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why do things float or sink kids

Try this experiment: fill a small tub with water. Gather a few materials from around your house like a paper clip, a penny and a wooden block. Which objects do you think will sink? Which will float? Will the bigger objects sink, while the smaller objects float? Place the objects on the water and find out. Were you right? It seems logical that bigger objects should sink while smaller objects float, but this isnБt always true. Whether an object sinks or floats depends on its density. Everything is made of molecules. Molecules are tiny particles that can only be seen with a. Some objects have molecules that are packed closely together. Others have molecules that are packed more loosely. This is density. Objects with tightly packed molecules are denser and sink. A paper clip or a penny is dense. Objects with more loosely packed molecules are less dense and float. Wood, cork or sponges float. Fun Facts about Sink and Float for Kids Liquids vary in their density too.

Try mixing corn syrup, oil and water together. The corn syrup sinks to the bottom because it is the densest. The water is in the middle and the oil floats to the top because it is the lightest. The shape of an object can also determine if it sinks or floats. A ball of clay sinks right away. However, if you flatten the clay out into the shape of a, it floats. Objects filled with air also float. Sink and Float Vocabulary Logical Molecules Dense Vary Learn More All About Sink and Float A video explaining why some things float. Sink and Float Q A Question : Do things float better in salt? Answer : Salt water is denser than freshwater, so things do float better. Enjoyed the info? and. For lengthy info click.
We are all familiar with putting items in the water and watching them either sink to the bottom or float on top. The ability to sink or float is dependent upon the density of an object and it is the way the molecules are packed in an object that creates the opportunity to float or sink.

Gravity plays a major role in whether an object will sink or float. Molecules make up everything and if the molecules are tightly packed together in an object, the density will be greater. These are the items that are so dense, they will sink. A few examples of dense items might be a penny, a set of keys or a piece of cement if they were placed in water. Molecules that are more loosely packed in an item allow it to be less dense and therefore it will float better. Examples of items that would float when placed in water might be a rubber ball, a toy boat, a wooden branch. Each of these items have more space between the molecules. While we talked about sink or float in water, we also have to understand that liquids themselves have different densities. If you mixed oil, water and corn syrup together you would find the corn syrup would sink to the bottom, the water would be in the middle and the oil would float on top.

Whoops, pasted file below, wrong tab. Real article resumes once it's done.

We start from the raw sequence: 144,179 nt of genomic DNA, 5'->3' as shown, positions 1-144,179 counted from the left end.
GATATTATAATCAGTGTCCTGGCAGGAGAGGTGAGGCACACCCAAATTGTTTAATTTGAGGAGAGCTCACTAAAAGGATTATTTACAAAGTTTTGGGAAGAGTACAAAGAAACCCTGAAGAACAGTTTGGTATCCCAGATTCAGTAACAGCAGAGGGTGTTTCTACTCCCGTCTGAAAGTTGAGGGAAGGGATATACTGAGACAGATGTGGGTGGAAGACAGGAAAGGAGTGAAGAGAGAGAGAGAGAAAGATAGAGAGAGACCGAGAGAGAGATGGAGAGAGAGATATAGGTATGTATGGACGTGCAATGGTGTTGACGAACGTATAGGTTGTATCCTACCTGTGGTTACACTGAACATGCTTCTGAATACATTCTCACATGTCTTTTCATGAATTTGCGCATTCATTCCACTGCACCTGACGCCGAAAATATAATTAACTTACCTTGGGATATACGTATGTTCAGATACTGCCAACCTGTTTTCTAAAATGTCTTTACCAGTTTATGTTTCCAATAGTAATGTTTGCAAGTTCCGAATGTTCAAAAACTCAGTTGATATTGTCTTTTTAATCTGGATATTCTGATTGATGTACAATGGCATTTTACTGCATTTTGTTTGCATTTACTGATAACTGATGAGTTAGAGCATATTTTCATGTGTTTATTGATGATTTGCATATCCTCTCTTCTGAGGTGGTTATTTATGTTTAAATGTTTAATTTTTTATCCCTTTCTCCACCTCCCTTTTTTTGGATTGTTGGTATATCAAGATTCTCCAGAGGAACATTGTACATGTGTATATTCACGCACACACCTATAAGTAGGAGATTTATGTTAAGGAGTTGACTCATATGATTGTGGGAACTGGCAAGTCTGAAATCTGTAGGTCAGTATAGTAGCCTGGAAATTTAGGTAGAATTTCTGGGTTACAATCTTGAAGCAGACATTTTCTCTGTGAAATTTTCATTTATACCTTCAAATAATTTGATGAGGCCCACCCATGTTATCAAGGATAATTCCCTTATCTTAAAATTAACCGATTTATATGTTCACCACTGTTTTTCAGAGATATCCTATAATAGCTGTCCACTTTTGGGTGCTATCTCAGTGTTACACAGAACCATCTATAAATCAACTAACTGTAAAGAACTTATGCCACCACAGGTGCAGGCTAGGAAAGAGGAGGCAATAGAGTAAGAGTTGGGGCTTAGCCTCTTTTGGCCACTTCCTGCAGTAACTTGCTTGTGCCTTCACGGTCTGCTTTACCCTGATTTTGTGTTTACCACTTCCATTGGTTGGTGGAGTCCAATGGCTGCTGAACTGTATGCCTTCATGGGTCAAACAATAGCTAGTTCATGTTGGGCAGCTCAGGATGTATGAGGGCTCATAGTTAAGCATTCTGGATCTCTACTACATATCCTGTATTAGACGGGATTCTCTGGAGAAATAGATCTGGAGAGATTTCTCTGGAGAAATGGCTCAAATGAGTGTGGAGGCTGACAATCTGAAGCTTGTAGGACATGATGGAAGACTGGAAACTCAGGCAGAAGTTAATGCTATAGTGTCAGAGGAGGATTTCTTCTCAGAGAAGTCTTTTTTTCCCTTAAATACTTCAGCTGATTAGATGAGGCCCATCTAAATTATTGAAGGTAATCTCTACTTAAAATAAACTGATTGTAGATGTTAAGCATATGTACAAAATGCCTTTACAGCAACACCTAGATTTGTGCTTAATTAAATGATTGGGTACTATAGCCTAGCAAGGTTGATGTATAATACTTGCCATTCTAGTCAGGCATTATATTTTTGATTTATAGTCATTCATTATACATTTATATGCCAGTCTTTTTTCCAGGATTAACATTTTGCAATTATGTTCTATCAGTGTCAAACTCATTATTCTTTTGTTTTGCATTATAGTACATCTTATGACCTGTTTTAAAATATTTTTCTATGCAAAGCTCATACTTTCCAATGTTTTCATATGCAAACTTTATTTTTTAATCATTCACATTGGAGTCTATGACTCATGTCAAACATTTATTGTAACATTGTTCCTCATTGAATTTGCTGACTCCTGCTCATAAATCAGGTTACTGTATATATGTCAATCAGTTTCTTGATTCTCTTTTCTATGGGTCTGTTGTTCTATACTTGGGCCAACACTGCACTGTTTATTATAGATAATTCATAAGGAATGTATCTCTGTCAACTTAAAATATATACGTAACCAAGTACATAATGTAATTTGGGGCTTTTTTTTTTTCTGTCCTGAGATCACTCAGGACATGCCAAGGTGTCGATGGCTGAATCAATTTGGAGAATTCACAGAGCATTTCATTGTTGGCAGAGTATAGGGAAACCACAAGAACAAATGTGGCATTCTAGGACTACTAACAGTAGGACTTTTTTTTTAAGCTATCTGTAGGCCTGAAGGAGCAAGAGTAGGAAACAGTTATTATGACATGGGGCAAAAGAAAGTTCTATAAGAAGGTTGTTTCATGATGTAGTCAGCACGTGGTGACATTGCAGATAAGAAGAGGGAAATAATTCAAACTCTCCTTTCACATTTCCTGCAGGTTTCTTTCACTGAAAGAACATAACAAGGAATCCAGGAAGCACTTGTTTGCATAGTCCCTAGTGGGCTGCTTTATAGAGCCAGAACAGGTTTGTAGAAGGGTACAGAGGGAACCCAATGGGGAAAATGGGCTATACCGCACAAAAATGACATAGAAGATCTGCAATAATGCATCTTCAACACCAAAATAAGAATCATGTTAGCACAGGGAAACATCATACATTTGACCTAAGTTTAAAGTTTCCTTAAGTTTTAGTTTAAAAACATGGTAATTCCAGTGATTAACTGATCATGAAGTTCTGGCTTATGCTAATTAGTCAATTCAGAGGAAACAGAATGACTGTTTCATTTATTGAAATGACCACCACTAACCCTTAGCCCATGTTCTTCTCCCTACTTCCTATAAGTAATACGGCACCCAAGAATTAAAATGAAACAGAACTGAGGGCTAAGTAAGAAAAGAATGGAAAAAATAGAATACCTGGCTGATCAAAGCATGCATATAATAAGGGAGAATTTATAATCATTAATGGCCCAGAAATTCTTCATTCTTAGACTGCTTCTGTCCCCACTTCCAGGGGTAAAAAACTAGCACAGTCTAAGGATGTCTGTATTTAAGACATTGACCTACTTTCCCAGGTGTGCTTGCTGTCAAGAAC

The density of the corn syrup is the most, where the density of the oil is the least. The shape of an object can also be a way to know if it is going to float or sink. If you have a ball of clay and toss it into the water, it will pretty much sink immediately. But take that same ball of clay and flatten it into the shape of a boat or raft and when you place it in water it will float. Objects that are air filled will also float. One of the biggest questions that kids ask is: вwhy does a nail sink but a boat made with nails floats? в The answer to that is a combination of things. A boat is made with wood that has a lighter density. The nails may have a heavier density but not enough to offset the amount of wood that is used to weigh it down. An experiment that you can do to demonstrate the power of gravity in a sink or float situation is by putting an ice cube in a glass of water.

The ice cube will float, with part of it underneath the water line. Gravity is trying to pull the ice cube down and yet the density of the ice cube is so light that it is pulling it up. It is kind of like a tug-of-war game. Archimedes, the famous Greek mathematician began to examine the concept of water displacement when he stepped in a bathtub of water. Getting in, he saw that the water level rose and getting out, he noticed that it returned to a lower level. He developed the idea that the weight of the water that he was displacing with his body was equal to the waterвs buoyancy force. This is called the вArchimedes Principleв. When he figured it out в he jumped out of the water and yelled вEurekaв, which was an exclamation that was made when someone discovered something.

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